By Tsvetelia Tsolova
SOFIA (Reuters) – Bulgarian President Rumen Radev won a second term in office by a wide margin on Sunday as voters in the European Union’s poorest country backed his strong anti-corruption message, exit polls showed.
Radev, 58, defeated his challenger Anastas Gerdzhikov, also 58, winning 66% to 32% in the presidential run-off after nearly winning outright in the first round on Nov 14, according to exit polls that also registered a record low voter turnout.
The election comes amid widespread discontent against high level graft that ended the decade-long rule of former premier Boyko Borissov in April and led a new anti-corruption party to victory in last week’s parliamentary elections.
“An unprecedented political month with two types of elections ended that clearly highlighted the desire of the people for change, to break with corruption, robbery and unlawfulness and remove the mafia from power,” a jubilant Radev told reporters after the vote.
The presidential post is largely ceremonial but provides a powerful platform to influence public opinion. The president comes to prominence in times of political crisis, when the head of state can appoint interim cabinets.
Radev, a former air-force commander gained popularity for his open support of massive anti-graft protests against Borissov in 2020 and for appointing interim governments that brought to light murky public procurement deals of Borissov’s last centre-right cabinet. Borissov has denied any wrongdoing.
“Radev’s win re-confirms the desire for change in Bulgaria. His re-election will facilitate the formation of a coalition government,” said Daniel Smilov, political analyst with Centre for Liberal Strategies.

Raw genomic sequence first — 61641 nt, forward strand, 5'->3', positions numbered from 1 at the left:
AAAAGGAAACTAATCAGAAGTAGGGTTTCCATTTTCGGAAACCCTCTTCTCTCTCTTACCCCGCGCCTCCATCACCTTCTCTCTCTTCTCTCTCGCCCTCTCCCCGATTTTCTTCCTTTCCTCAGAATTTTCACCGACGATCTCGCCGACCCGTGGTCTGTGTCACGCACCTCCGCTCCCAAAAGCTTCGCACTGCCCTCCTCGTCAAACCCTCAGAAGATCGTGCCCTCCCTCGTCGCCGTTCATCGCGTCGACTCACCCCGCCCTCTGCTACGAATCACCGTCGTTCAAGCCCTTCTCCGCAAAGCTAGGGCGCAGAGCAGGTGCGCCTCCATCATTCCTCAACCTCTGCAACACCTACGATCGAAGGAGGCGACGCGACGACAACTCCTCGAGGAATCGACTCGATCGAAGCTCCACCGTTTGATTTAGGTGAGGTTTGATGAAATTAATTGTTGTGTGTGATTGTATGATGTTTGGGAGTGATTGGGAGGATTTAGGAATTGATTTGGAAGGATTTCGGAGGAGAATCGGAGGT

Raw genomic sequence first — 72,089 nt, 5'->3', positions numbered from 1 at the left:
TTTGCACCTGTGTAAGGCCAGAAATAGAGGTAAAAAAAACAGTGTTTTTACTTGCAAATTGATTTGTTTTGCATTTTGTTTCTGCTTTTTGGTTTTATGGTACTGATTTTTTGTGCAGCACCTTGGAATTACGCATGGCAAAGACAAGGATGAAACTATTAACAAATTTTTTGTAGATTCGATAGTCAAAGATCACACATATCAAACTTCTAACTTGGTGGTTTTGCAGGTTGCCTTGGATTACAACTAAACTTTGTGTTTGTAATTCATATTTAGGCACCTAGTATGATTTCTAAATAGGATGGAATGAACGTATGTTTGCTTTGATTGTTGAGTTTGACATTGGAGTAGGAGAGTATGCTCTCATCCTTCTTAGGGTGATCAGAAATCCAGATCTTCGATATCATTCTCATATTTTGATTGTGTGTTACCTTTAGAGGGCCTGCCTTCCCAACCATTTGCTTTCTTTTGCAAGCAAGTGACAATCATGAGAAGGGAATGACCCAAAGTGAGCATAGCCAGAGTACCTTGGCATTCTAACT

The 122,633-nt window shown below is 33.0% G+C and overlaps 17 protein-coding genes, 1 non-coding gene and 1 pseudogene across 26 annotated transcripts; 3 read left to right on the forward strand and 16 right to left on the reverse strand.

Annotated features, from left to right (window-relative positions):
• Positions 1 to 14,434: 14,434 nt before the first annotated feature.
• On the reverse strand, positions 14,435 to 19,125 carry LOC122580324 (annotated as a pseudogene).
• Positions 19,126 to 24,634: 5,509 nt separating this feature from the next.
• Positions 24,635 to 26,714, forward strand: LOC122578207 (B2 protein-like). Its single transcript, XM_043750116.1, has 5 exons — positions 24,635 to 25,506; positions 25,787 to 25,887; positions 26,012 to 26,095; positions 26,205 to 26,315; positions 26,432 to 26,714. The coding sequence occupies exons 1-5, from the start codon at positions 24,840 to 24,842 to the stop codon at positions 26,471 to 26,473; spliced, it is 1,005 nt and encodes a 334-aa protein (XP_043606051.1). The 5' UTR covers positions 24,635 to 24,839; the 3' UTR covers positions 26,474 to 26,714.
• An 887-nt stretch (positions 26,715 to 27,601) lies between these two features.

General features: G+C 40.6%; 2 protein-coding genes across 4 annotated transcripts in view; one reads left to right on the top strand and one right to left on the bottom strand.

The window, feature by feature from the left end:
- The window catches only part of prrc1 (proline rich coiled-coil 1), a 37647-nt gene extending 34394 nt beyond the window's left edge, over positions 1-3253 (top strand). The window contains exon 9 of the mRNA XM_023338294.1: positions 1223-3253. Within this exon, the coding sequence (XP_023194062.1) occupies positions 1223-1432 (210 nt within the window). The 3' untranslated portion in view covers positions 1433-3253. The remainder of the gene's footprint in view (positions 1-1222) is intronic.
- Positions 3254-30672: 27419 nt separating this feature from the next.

Gerdzhikov, the Sofia University rector backed by Borissov’s GERB party, conceded defeat and expressed regret for failing to convince Bulgarians he could unite the nation.
Two Harvard-educated entrepreneurs Radev appointed in May as interim ministers have since set up the We Continue The Change party (PP), which won Bulgaria’s third national election this year on Nov. 14, pledging “zero corruption”.
Radev is supported by Borissov’s political opponents – PP, the Socialists and the anti-elite ITN party which, along with another anti-graft faction, are holding talks to form a coalition government.
In his first words after the vote, Radev addressed the parties, urging them to forge a ruling government and kick-start judicial reforms, combat the coronavirus pandemic and take measures to protect the vulnerable from high energy costs.
Radev’s second five-year term will start on Jan. 22.
(Reporting by Tsvetelia Tsolova; editing by Clelia Oziel and Hugh Lawson)